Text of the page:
Complex Regional Pain Syndrome Type I After Diphtheria-Tetanus (Di-Te) Vaccination

Ervina Bilić, Ernest Bilić, Marija Žagar, Denis Čerimagić, Davorka Vranješ


Complex regional pain syndrome type I (CRPS I) is a disorder of one or more extremities characterized by pain, abnormal sensitivity (allodynia), swelling, limited range of motion, vasomotor instability, fatigue and emotional distress. The symptoms may be aggravated by even minor activity or weather change. It is usually provoked by injury, surgery or injection but in a small proportion of patients CRPS I develops without a clear causative event. There are several literature reports on CRPS after rubella and hepatitis B vaccination. We present a case of CRPS I affecting the left arm after diphtheria and tetanus (Di-Te) vaccination in the left deltoid muscle in a young girl having experienced profound emotional stress before the vaccination procedure. History data on previous minor trauma at the site of vaccination or emotional stress may necessitate temporary vaccination delay due to their proneness to impaired local or systemic immune response and CRPS as a complication of vaccination. If a child or an adult has prominent swelling and severe pain after vaccination, the diagnosis of CRPS I should be considered and if confirmed, the multidisciplinary treatment should start as soon as possible.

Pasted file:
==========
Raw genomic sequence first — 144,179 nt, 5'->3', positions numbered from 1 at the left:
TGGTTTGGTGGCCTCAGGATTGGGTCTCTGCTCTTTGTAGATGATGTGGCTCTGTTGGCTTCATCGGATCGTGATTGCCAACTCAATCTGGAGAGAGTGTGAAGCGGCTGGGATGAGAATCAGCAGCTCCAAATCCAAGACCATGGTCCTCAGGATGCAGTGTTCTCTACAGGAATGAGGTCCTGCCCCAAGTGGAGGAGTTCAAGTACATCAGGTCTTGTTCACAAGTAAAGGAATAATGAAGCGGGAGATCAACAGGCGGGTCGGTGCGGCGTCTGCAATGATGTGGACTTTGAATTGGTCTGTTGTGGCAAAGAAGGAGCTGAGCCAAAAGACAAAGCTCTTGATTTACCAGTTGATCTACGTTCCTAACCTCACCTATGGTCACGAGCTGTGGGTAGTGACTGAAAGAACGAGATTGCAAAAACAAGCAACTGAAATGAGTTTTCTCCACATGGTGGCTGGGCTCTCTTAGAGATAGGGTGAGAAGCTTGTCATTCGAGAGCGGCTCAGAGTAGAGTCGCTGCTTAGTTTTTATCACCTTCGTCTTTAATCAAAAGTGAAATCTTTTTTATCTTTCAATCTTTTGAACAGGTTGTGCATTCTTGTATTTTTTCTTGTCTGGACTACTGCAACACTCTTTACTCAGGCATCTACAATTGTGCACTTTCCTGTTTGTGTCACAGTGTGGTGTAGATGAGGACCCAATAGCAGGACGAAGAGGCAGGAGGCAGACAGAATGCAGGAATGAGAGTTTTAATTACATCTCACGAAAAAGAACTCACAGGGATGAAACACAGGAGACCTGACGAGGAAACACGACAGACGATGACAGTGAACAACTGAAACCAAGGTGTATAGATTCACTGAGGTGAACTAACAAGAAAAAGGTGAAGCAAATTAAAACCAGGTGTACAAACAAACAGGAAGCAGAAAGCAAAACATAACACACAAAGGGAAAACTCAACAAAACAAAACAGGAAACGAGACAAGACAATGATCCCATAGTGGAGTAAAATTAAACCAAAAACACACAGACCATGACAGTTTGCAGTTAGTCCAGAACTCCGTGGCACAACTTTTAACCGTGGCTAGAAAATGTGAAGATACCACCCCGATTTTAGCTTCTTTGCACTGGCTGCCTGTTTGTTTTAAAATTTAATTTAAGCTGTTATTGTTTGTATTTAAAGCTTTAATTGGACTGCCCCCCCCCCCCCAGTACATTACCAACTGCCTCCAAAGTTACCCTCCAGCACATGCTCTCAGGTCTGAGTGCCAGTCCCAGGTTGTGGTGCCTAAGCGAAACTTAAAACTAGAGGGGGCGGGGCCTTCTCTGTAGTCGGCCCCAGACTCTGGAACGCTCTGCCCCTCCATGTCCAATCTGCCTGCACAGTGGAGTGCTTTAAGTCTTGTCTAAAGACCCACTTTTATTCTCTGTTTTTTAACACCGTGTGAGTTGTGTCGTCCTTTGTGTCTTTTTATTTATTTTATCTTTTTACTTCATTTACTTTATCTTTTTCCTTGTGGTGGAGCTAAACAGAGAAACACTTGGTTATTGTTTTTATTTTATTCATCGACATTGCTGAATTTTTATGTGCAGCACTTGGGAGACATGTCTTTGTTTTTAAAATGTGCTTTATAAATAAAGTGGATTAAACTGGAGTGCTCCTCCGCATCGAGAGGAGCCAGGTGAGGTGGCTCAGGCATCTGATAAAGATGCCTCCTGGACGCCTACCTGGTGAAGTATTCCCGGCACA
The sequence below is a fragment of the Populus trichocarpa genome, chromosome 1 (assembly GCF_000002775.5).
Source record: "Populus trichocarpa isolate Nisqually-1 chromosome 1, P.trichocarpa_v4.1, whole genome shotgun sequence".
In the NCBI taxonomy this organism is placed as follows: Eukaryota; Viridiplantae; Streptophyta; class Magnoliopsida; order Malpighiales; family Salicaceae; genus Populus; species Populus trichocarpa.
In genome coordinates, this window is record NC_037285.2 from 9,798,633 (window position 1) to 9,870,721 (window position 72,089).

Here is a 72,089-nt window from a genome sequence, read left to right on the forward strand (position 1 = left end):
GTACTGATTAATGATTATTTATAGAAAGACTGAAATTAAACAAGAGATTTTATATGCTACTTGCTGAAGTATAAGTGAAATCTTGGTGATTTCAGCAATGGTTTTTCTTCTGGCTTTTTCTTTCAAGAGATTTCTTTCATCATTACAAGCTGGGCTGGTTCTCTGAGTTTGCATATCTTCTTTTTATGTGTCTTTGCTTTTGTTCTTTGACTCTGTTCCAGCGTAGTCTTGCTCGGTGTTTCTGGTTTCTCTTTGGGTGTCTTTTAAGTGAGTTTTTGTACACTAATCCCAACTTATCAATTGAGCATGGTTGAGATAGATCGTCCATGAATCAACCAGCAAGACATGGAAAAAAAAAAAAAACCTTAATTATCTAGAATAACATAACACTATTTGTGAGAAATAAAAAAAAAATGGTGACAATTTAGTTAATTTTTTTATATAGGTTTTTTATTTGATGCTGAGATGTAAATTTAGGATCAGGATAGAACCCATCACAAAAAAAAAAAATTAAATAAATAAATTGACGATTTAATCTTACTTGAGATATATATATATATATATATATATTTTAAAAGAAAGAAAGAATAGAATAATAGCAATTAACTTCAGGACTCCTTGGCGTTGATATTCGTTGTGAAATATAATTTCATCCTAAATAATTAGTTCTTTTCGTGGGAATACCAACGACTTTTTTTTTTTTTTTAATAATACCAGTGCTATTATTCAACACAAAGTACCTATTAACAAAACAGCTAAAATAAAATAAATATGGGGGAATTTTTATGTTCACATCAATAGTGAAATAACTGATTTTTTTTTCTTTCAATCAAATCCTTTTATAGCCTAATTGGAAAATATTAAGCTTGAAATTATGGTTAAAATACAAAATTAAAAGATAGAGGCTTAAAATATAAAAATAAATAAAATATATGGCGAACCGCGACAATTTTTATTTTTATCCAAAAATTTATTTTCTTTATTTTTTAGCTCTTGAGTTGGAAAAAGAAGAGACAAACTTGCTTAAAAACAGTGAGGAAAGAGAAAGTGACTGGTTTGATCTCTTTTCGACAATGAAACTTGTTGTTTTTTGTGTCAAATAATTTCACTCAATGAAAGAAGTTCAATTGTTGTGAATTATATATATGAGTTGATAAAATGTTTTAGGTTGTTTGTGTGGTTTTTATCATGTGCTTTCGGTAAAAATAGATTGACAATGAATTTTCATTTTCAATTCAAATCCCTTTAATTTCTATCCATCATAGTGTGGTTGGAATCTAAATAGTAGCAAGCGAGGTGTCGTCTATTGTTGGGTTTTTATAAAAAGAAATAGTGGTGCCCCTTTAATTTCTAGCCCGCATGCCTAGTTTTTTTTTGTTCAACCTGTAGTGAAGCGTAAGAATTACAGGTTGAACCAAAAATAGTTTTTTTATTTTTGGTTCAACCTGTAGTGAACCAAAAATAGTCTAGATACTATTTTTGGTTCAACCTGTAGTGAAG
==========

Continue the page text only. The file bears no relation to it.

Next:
complex regional pain syndrome, diphtheria, tetanus, vaccination, adverse effects

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